Walk 21 Calgary

September 20-23, 2017

Dr. Candace Nykiforuk presented twice at the Walk 21 conference in Calgary:

Check the Score: Field Validation of Street Smart Walk Score in Alberta, Canada 
Candace I. J. Nykiforuk, Jennifer Ann McGetrick, Jeffrey A. Johnson (School of Public Health, University of Alberta, Edmonton, Canada)

Our research aimed to address the knowledge gap in Canadian walkability research and practice by field validating Walk Score® with street-level observations from three communities situated along a rural to urban continuum in Alberta, Canada. We reverse-engineered 2181 Walk Scores® for locations in Bonnyville, Medicine Hat, and North Central Edmonton using ground-truth data obtained through systematic street-level observations. Walk Score® was successfully field validated across the rural to urban continuum, producing very high correlations for Bonnyville, high correlations for Medicine Hat and high correlations for North Central Edmonton. However, we caution against interpreting walkability solely using Walk Score®, and encourage its integration with community-based participatory methods to more inclusively capture resident perspectives on walkability across different municipalities and regions.

Universal Design for the rural walks of life: Operationalizing walkability in Bonnyville, Alberta, Canada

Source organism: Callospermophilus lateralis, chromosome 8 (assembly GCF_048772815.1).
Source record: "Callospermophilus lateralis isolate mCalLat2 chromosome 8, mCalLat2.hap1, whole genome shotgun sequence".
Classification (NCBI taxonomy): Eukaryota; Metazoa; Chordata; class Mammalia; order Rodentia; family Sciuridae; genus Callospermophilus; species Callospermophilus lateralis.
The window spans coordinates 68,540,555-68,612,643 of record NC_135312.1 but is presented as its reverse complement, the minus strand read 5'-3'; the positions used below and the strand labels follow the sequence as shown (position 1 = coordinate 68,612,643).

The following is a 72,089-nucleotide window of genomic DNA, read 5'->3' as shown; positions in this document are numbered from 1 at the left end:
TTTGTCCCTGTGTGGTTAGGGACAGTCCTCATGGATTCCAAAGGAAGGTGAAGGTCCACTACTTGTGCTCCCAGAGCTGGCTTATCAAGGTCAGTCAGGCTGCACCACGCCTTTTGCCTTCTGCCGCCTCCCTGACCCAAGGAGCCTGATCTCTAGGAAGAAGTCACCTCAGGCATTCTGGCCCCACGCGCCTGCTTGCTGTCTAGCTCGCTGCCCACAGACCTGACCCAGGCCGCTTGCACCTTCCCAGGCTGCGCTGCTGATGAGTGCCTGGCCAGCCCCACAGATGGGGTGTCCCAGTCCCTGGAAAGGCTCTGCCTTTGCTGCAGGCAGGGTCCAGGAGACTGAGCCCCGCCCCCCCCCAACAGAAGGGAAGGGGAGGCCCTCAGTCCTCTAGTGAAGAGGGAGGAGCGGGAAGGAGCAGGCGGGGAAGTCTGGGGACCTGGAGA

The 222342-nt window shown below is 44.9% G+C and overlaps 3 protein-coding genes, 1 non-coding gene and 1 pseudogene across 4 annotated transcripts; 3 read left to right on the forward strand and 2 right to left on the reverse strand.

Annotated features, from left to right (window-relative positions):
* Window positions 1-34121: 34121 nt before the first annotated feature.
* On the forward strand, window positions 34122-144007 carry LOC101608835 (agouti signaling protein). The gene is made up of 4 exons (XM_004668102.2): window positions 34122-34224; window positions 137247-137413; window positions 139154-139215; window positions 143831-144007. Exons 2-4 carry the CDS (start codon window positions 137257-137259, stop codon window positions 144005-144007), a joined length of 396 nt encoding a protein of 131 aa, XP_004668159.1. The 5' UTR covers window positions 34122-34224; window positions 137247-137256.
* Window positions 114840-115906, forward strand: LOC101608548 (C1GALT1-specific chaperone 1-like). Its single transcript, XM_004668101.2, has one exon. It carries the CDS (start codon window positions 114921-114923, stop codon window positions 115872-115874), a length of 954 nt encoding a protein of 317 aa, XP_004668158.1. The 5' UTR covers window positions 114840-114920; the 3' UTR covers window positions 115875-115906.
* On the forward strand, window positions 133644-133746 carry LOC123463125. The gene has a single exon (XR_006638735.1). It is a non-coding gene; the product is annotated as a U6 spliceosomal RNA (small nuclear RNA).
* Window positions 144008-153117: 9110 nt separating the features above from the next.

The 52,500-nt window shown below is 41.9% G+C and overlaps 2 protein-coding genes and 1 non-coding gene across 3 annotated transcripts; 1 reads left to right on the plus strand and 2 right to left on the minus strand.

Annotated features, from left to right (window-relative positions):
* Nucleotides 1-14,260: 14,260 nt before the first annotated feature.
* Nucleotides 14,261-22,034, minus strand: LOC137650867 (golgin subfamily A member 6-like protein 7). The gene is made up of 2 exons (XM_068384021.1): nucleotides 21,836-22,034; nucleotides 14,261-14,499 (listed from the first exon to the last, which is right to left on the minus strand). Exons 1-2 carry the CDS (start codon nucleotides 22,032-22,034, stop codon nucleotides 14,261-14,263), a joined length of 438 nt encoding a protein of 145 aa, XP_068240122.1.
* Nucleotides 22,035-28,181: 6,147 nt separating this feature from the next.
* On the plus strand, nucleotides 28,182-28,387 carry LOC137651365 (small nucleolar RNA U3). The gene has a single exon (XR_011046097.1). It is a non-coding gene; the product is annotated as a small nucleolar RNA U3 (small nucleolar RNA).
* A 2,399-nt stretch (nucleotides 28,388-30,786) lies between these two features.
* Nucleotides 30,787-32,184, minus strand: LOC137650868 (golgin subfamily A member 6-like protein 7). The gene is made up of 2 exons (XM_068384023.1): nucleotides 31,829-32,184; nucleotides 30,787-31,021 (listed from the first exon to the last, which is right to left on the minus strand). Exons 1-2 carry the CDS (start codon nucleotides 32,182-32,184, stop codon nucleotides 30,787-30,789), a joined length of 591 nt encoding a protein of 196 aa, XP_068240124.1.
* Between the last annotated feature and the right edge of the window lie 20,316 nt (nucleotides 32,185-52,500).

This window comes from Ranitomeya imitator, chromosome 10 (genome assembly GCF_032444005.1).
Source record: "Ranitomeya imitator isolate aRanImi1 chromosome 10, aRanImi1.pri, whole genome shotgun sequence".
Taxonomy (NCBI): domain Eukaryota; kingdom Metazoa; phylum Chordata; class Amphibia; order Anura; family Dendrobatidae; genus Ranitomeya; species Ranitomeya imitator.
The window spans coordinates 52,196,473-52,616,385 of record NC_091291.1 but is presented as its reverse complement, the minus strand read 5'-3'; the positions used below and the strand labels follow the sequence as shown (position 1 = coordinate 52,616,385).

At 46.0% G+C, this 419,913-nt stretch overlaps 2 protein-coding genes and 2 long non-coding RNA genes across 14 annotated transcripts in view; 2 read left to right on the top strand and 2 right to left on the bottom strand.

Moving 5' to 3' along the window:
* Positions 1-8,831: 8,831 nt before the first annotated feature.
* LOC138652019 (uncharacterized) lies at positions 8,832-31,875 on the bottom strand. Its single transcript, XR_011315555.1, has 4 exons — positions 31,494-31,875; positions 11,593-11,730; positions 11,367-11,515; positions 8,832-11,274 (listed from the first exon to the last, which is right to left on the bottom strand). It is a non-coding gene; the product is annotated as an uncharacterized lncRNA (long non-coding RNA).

Candace I. J. Nykiforuk, Jennifer Ann McGetrick, Laura M. J. Nieuwendyk (University of Alberta, Canada), Kerry Coupland (Alberta Health Services, Canada)

Universal Design principles were operationalized in the Bonnyville Community Walking Map to promote walking in Bonnyville, a rural municipality in Alberta, Canada. Local stakeholders prioritized barrier-free access to walking routes for older adults and others with low-mobility as the guiding principle for their rural walkability concept. Universal Design was selected as an appropriate framework for operationalization by examining local data collected through systematic street-level observations and a community photovoice study, and literature review of walkability in rural settings and specifically for older adults. We argue that incorporating Universal Design principles into walkability research and practice will help enhance equity and promote transferability of constructs across geographies.

For more information about these projects, visit the PLACE Research Lab website.

For more information about Walk 21 Calgary, visit https://www.ucalgary.ca/walk21calgary/.